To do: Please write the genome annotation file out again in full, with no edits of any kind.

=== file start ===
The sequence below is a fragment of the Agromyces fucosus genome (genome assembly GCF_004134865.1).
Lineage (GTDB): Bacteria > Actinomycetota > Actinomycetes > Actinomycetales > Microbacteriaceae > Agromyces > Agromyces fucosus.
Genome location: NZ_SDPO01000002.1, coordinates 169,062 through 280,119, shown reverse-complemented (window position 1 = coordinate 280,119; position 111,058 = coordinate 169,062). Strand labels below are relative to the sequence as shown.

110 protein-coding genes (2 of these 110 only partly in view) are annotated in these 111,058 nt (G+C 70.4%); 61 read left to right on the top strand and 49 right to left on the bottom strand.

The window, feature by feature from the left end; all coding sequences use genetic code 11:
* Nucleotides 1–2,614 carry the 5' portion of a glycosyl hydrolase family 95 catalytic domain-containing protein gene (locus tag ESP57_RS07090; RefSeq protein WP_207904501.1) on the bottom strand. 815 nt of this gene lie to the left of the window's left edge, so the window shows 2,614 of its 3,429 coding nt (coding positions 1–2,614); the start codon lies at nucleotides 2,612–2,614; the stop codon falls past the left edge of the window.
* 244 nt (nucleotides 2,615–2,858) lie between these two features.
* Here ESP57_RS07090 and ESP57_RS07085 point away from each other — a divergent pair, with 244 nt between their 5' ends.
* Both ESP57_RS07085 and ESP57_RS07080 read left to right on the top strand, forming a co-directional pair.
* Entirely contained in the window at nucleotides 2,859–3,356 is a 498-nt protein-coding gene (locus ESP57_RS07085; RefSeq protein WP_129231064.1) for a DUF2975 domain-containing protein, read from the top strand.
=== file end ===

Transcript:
The sequence below is a fragment of the Agromyces fucosus genome (genome assembly GCF_004134865.1).
Lineage (GTDB): Bacteria > Actinomycetota > Actinomycetes > Actinomycetales > Microbacteriaceae > Agromyces > Agromyces fucosus.
Genome location: NZ_SDPO01000002.1, coordinates 169,062 through 280,119, shown reverse-complemented (window position 1 = coordinate 280,119; position 111,058 = coordinate 169,062). Strand labels below are relative to the sequence as shown.

110 protein-coding genes (2 of these 110 only partly in view) are annotated in these 111,058 nt (G+C 70.4%); 61 read left to right on the top strand and 49 right to left on the bottom strand.

The window, feature by feature from the left end; all coding sequences use genetic code 11:
* Nucleotides 1–2,614 carry the 5' portion of a glycosyl hydrolase family 95 catalytic domain-containing protein gene (locus tag ESP57_RS07090; RefSeq protein WP_207904501.1) on the bottom strand. 815 nt of this gene lie to the left of the window's left edge, so the window shows 2,614 of its 3,429 coding nt (coding positions 1–2,614); the start codon lies at nucleotides 2,612–2,614; the stop codon falls past the left edge of the window.
* 244 nt (nucleotides 2,615–2,858) lie between these two features.
* Here ESP57_RS07090 and ESP57_RS07085 point away from each other — a divergent pair, with 244 nt between their 5' ends.
* Both ESP57_RS07085 and ESP57_RS07080 read left to right on the top strand, forming a co-directional pair.
* Entirely contained in the window at nucleotides 2,859–3,356 is a 498-nt protein-coding gene (locus ESP57_RS07085; RefSeq protein WP_129231064.1) for a DUF2975 domain-containing protein, read from the top strand.